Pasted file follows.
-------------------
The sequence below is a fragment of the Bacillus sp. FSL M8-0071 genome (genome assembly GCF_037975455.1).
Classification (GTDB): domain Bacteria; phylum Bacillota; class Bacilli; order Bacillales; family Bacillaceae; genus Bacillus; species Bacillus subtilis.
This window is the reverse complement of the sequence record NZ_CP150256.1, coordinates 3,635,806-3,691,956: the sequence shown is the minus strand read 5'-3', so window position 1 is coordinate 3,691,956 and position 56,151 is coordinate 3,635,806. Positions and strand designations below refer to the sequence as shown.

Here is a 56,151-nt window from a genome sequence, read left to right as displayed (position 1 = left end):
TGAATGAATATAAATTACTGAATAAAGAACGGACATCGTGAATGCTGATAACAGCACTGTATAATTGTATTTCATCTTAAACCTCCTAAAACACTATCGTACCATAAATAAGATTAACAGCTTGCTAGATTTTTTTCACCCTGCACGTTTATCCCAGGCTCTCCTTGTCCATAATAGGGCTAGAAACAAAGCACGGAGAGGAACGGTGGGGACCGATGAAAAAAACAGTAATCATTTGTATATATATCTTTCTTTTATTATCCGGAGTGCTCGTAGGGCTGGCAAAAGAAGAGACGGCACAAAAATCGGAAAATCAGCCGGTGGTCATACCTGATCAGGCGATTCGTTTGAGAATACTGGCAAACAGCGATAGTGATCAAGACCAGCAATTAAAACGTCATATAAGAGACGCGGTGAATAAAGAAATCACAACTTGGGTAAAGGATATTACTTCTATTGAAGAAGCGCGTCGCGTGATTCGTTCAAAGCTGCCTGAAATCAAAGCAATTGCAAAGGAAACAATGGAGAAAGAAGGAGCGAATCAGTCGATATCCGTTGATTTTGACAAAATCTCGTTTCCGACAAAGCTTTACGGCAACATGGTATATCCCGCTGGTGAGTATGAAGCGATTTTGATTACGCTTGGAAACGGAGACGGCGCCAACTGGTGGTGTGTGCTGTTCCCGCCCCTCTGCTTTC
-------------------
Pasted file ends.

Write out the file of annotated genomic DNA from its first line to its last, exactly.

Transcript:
The sequence below is a fragment of the Bacillus sp. FSL M8-0071 genome (genome assembly GCF_037975455.1).
Classification (GTDB): domain Bacteria; phylum Bacillota; class Bacilli; order Bacillales; family Bacillaceae; genus Bacillus; species Bacillus subtilis.
This window is the reverse complement of the sequence record NZ_CP150256.1, coordinates 3,635,806-3,691,956: the sequence shown is the minus strand read 5'-3', so window position 1 is coordinate 3,691,956 and position 56,151 is coordinate 3,635,806. Positions and strand designations below refer to the sequence as shown.

Here is a 56,151-nt window from a genome sequence, read left to right as displayed (position 1 = left end):
TGAATGAATATAAATTACTGAATAAAGAACGGACATCGTGAATGCTGATAACAGCACTGTATAATTGTATTTCATCTTAAACCTCCTAAAACACTATCGTACCATAAATAAGATTAACAGCTTGCTAGATTTTTTTCACCCTGCACGTTTATCCCAGGCTCTCCTTGTCCATAATAGGGCTAGAAACAAAGCACGGAGAGGAACGGTGGGGACCGATGAAAAAAACAGTAATCATTTGTATATATATCTTTCTTTTATTATCCGGAGTGCTCGTAGGGCTGGCAAAAGAAGAGACGGCACAAAAATCGGAAAATCAGCCGGTGGTCATACCTGATCAGGCGATTCGTTTGAGAATACTGGCAAACAGCGATAGTGATCAAGACCAGCAATTAAAACGTCATATAAGAGACGCGGTGAATAAAGAAATCACAACTTGGGTAAAGGATATTACTTCTATTGAAGAAGCGCGTCGCGTGATTCGTTCAAAGCTGCCTGAAATCAAAGCAATTGCAAAGGAAACAATGGAGAAAGAAGGAGCGAATCAGTCGATATCCGTTGATTTTGACAAAATCTCGTTTCCGACAAAGCTTTACGGCAACATGGTATATCCCGCTGGTGAGTATGAAGCGATTTTGATTACGCTTGGAAACGGAGACGGCGCCAACTGGTGGTGTGTGCTGTTCCCGCCCCTCTGCTTTC